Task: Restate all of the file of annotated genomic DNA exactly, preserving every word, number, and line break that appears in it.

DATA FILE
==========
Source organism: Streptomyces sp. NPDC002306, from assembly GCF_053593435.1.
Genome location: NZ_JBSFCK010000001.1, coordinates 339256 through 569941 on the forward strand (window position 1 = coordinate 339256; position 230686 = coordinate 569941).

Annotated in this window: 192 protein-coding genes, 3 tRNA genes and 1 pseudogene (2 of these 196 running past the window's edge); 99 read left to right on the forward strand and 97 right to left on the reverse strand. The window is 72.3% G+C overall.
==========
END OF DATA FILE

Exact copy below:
Source organism: Streptomyces sp. NPDC002306, from assembly GCF_053593435.1.
Genome location: NZ_JBSFCK010000001.1, coordinates 339256 through 569941 on the forward strand (window position 1 = coordinate 339256; position 230686 = coordinate 569941).

Annotated in this window: 192 protein-coding genes, 3 tRNA genes and 1 pseudogene (2 of these 196 running past the window's edge); 99 read left to right on the forward strand and 97 right to left on the reverse strand. The window is 72.3% G+C overall.